The third day of mass protests in major cities of the country concluded with serious incidents in the vicinity of the Palace of Miraflores, which has claimed the lives of 15 protesters and left more than one hundred wounded. Soon after, a group of generals of the national armed forces, headed by Admiral Héctor Ramírez, spoke out against Chávez and demanded his resignation to the Presidency. From then on, events occurred quickly, but also with extraordinary confusion. In the early morning of April 12, the media reported that Chávez had signed the waiver and, after surrender to the military rebels, arrested remained in the barracks of Fort Tiuna to answer for the deaths of protesters. On the other hand, sources close to the deposed government claimed that the Bolivarian President had refused to sign the waiver and that his removal from power was responding to an illegitimate coup.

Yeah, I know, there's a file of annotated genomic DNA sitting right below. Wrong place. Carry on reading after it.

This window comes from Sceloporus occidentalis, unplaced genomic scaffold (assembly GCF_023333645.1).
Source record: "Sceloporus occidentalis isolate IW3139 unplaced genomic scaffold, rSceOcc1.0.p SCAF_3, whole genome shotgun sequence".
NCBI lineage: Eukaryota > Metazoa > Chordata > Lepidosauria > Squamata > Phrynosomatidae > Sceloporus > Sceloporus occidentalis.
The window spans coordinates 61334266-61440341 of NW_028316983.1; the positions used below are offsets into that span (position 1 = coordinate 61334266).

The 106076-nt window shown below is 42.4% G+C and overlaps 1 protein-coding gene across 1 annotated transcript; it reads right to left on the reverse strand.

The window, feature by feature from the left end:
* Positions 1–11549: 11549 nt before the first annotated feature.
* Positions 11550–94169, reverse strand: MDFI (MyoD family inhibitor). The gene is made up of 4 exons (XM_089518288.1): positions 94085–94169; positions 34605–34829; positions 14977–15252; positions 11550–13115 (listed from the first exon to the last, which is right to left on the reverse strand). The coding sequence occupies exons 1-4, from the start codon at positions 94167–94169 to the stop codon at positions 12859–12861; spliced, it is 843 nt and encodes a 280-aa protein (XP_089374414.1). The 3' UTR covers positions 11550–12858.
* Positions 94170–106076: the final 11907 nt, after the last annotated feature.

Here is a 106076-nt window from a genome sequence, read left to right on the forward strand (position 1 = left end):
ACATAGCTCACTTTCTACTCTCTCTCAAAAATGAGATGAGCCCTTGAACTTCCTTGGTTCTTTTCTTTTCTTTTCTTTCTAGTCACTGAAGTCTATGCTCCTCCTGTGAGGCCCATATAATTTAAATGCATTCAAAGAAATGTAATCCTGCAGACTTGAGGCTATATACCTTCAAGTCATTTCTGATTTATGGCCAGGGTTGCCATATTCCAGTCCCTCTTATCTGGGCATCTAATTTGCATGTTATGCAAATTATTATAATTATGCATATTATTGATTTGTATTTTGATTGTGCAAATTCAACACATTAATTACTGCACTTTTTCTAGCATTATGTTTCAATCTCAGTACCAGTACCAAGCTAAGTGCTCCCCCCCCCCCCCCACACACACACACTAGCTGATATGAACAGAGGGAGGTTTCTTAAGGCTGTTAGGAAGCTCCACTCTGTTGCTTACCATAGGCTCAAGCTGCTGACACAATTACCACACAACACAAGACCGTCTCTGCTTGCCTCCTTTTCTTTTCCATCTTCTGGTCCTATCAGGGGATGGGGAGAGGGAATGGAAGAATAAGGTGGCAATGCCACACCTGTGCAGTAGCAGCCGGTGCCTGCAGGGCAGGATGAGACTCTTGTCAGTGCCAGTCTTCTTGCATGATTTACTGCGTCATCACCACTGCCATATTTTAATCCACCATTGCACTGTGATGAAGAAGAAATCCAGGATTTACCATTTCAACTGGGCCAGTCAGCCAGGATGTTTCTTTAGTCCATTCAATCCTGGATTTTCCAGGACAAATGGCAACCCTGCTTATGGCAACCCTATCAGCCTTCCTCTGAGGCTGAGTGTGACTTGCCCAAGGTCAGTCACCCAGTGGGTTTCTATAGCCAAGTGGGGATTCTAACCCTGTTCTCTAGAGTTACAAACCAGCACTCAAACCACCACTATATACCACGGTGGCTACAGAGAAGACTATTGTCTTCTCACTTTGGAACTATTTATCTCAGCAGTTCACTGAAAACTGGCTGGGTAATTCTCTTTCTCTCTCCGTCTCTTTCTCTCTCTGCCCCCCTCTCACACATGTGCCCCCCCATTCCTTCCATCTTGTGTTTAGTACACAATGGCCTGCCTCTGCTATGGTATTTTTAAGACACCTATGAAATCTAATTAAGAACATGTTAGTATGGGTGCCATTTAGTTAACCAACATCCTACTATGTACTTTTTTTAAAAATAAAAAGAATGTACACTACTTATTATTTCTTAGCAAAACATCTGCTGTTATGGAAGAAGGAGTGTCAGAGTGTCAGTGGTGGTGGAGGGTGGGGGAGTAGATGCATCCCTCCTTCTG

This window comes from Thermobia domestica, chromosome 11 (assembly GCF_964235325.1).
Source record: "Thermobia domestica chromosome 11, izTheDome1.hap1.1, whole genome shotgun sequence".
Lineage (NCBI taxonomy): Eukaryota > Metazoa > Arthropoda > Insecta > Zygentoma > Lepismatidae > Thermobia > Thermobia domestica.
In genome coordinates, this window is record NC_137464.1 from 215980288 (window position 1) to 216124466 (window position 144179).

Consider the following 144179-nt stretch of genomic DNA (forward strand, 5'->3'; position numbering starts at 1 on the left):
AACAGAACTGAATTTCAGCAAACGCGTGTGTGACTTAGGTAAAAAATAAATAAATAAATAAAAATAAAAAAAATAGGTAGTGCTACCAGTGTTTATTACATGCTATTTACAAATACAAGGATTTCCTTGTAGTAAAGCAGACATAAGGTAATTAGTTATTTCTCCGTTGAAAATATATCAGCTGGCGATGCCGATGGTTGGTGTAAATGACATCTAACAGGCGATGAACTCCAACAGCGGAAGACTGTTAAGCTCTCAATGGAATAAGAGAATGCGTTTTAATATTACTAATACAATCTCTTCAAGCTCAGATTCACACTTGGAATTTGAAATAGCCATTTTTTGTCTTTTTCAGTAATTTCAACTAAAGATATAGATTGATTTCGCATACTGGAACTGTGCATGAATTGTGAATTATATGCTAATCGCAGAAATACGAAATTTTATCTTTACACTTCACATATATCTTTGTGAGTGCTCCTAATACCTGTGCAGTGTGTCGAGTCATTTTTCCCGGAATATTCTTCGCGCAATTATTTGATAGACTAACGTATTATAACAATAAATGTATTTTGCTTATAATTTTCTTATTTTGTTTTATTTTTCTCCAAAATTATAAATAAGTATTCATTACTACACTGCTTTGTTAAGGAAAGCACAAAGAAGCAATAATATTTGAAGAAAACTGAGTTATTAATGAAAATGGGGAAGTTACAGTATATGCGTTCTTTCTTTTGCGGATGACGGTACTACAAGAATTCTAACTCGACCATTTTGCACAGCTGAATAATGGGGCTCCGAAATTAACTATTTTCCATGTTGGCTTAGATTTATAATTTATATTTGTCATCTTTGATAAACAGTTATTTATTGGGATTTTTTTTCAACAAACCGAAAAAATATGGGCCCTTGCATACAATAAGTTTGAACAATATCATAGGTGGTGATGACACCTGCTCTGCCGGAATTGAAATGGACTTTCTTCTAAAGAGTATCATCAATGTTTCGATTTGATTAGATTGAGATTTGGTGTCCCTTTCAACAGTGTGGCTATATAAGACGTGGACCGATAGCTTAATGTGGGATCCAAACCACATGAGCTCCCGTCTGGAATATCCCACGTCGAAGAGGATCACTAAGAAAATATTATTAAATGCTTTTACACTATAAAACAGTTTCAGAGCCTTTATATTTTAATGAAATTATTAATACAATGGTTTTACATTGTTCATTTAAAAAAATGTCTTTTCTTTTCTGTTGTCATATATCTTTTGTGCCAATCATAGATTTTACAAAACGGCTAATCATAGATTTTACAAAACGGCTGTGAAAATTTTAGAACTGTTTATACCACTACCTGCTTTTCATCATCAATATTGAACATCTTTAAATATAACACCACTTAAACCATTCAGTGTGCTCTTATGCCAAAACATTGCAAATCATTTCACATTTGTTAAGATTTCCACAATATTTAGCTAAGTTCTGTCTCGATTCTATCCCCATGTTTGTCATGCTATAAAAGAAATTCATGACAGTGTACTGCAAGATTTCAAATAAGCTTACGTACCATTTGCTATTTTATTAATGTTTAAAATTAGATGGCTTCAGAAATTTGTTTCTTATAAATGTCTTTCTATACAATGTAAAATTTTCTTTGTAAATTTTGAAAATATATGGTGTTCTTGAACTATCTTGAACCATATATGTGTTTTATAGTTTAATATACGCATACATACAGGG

Within hours, Pedro Carmona, leader of the Fedecamaras employers and one of the main instigators of the military rebellion, was sworn in as the country's new President. His first actions were dismiss Parliament, restore the old name of Republic of Venezuela instead of the Bolivarian, adopted by Chávez, and promise the call for General and presidential elections. But the seizure in the country did not stop and the weakness of the new political organ of transition became apparent immediately. Thousands of demonstrators, the Chavez regime, took to the streets of Caracas to demand the return of the former President, while the new Executive ordered mass arrests of supporters of the Bolivarian leader practice. On the other hand, the decision of Carmona of acquiring full power by the suspension of all the institutions of the old constitutional regime was answered from the trade unions, political parties and the army itself that, before the conclusion of the first day of the new Government, the President demanded the restoration of Parliament. Carmona accepted the ultimatum but paid its excesses. Members of the National Assembly chose not to recognize the new President and, with the backing of the military authority, was named interim President of the country to Diosdado Cabello, Vice President of the Executive of Hugo Chávez. Only a few hours later, in the early hours of Sunday, April 14, the architect of the Bolivarian revolution returned to the Miraflores Palace to regain the Presidency. The loyalty of the army in many of the barracks of the country and the massive manifestation of chavism civilian sympathizers had been determinants into failure adventure coup orchestrated by the forces opposed to Chávez.